4 Ways HR Can Cultivate a Successful Culture of Innovation

In the beginning, corporate innovation belonged to R&D. It was viewed as a top-down affair to which only the upper echelons of the company were privy, and you were lucky if you received an invite to the secret club.

Fast forward to today, innovation is now perceived as a culture and mindset; companies – from the long established to new startups – are seeking to instill it at all levels. HR, given its role in the organization, is in a unique position to be a major enabler for establishing mechanisms so that a culture of creativity and entre/intra-preneurship will flourish. Here are four ways HR can shape, frame, and facilitate a company-wide conversation about innovation:

1. Everyone is an innovator

“Accounting is a department. Marketing isn’t. Marketing is something everyone in your company is doing 24/7/365.” Jason Fried and David Heinemeier Hansson, Rework – Similar to marketing, companies have traditionally dedicated departments for innovation . Now, the expectation is for innovation to stem from anyone in any department. We, at SIT, define innovation as “thinking and acting differently to achieve your goals”. In this light, innovation is a valued improvement to a situational status quo; it is a way to perform your job better. It’s not tied solely to a company’s products and services, but also, and perhaps more importantly, to its productivity, operations, and processes. Adopting this outlook, HR can help to ensure that its organization’s innovation agenda will promote an inclusive and empowering work culture.

2. Innovation Roles

Years ago, my colleague recommended the book “Cool Careers for Dummies”, full of practical advice for keeping one’s career relevant. Last October, the WEF published their mid-Covid findings estimating that by 2025, 85 million jobs will be displaced by machines, while 97 million new roles will emerge . Career definitions are constantly in flux. So, while we just established that ‘everyone is an innovator’, it is still necessary to put official innovation roles in place; people who have accountability for aggregating activities and outcomes.

We’re talking about Innovation Managers, Architects, Coaches, Ambassadors, etc. Some of these may be full-time positions in their own right, while the majority are most effective when these responsibilities are assigned to employees distributed across the company, in addition to their current roles. HR can assist in determining and characterizing the roles, identifying individuals to assume official innovation positions, and defining the criteria to be assessed during the interview process.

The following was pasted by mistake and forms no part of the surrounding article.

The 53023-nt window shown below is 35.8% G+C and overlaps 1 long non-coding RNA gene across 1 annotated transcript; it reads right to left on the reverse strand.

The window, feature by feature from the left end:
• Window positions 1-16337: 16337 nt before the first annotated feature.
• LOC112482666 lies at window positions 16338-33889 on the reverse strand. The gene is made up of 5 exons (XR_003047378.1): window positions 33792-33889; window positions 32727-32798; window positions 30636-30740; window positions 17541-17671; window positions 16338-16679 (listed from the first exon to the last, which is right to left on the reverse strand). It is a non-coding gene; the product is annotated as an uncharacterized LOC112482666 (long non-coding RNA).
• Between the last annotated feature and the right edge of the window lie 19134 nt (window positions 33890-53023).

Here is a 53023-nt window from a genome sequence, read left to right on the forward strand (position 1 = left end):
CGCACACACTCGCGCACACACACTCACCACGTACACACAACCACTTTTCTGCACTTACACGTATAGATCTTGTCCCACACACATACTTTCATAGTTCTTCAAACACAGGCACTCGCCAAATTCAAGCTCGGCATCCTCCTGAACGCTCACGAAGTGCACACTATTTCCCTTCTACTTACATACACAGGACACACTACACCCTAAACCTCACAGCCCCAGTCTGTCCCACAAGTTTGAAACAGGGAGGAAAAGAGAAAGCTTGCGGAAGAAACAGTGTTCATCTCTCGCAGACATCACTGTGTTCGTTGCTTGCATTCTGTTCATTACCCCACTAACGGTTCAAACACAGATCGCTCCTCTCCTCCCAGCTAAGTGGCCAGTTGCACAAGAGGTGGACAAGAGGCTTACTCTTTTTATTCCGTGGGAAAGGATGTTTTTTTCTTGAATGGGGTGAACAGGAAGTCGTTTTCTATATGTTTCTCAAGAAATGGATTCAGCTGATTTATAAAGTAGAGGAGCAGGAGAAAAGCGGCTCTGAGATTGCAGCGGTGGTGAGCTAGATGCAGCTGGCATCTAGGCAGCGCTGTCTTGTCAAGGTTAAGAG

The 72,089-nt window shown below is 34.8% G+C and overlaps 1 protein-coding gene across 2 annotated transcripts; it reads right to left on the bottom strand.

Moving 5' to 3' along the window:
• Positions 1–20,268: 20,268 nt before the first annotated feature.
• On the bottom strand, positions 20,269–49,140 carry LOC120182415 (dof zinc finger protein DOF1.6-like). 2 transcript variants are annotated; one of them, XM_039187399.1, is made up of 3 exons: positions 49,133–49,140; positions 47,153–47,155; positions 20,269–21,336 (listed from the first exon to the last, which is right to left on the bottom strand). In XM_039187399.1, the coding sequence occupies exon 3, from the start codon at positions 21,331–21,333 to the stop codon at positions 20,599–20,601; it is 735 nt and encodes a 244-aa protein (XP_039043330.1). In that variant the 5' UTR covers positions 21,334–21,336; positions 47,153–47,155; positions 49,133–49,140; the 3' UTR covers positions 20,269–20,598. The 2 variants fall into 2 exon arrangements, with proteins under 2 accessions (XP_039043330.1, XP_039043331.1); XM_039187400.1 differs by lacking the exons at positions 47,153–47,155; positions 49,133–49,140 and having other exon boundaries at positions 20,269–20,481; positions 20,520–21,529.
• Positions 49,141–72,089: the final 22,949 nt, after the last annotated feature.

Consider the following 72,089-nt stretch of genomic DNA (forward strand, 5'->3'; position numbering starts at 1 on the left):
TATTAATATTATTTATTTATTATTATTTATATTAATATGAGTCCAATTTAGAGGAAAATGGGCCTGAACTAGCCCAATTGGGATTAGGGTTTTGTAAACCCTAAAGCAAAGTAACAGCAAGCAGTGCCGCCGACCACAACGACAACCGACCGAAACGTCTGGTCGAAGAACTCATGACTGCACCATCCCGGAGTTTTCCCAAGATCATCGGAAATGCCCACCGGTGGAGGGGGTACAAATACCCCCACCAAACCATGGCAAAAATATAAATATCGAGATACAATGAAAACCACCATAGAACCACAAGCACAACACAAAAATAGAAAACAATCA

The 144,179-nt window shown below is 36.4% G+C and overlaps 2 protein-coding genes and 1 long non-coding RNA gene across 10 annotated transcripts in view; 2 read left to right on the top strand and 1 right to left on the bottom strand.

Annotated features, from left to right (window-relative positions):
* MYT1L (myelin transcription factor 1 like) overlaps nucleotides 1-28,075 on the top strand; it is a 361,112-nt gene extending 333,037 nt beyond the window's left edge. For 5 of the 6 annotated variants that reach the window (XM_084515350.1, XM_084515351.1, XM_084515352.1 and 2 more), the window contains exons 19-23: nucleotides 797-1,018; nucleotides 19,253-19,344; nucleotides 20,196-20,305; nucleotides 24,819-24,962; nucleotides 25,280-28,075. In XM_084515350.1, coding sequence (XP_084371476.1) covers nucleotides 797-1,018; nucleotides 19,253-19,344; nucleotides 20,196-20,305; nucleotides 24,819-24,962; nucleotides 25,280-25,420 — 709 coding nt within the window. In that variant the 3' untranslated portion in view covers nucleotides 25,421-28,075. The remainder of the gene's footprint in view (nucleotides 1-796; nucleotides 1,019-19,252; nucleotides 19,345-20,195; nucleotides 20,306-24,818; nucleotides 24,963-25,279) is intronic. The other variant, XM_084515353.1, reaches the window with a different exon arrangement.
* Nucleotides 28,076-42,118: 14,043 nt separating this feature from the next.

3. Personal Innovation Goals

Declaring a culture of innovation and actually having people participate and evolve such a culture are two different things. There needs to be a system in place for monitoring innovation KPIs that cultivates a working environment where responsible risk-taking is encouraged. Including innovation activities in people’s annual goals and then assessing them during performance reviews keeps the checks and balances in place to make innovation a reality.

4. Opportunities for Innovation: Gaining Skills and Putting Into Practice

HR and L&D offer many opportunities for training, programs, and events that people can join. More and more companies are promoting approaches like Lean Start-Up, Intrapreneurship, Hackathons, etc. as frameworks inside which to innovate. Many used to believe that creativity is a talent reserved for the few, the vast majority never got to develop this muscle. Today, we know better. Structured creativity tools exist; people can be taught to innovate. The same WEF report identifies the top skills which employers see as rising in prominence include critical thinking, analysis, problem-solving, and skills in self-management such as active learning, resilience, stress tolerance and flexibility. In other words, creativity and innovation. Skills; not talents. Developing, running, and making innovation training programs available broadly; including practical application of these new skills to their organizational roles as part of these programs; and then keeping employees accountable for using their new skills after the training, proves to the individual that they really can develop these skills in a useful way. Practical business results emerging immediately during the training program, legitimizes participation for all– even if one’s manager doesn’t understand why it’s important for her direct report to be an “innovator”.

HR has the mandate to nurture organizational culture. A culture of innovation requires providing both the tools and the outlets which will promote both the individual’s growth goals and the company’s business goals. It’s no secret that people want their ideas to be heard (and acted on!), and to be constantly challenged with opportunities to move ahead in the workplace. HR prioritizing its “innovation tab” will not only assist in improving the company’s bottom line, but help with employee retention and workplace satisfaction, as well.

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